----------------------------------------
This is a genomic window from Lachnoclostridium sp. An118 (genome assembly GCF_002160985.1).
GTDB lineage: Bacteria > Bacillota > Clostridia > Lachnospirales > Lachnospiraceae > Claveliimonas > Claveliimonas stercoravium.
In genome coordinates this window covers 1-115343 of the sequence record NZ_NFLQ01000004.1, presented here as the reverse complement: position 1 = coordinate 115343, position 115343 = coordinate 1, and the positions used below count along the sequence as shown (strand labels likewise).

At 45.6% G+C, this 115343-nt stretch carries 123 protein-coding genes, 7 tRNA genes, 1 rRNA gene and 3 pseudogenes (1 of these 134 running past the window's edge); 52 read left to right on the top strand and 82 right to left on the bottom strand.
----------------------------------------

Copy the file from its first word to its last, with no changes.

This is a genomic window from Lachnoclostridium sp. An118 (genome assembly GCF_002160985.1).
GTDB lineage: Bacteria > Bacillota > Clostridia > Lachnospirales > Lachnospiraceae > Claveliimonas > Claveliimonas stercoravium.
In genome coordinates this window covers 1-115343 of the sequence record NZ_NFLQ01000004.1, presented here as the reverse complement: position 1 = coordinate 115343, position 115343 = coordinate 1, and the positions used below count along the sequence as shown (strand labels likewise).

At 45.6% G+C, this 115343-nt stretch carries 123 protein-coding genes, 7 tRNA genes, 1 rRNA gene and 3 pseudogenes (1 of these 134 running past the window's edge); 52 read left to right on the top strand and 82 right to left on the bottom strand.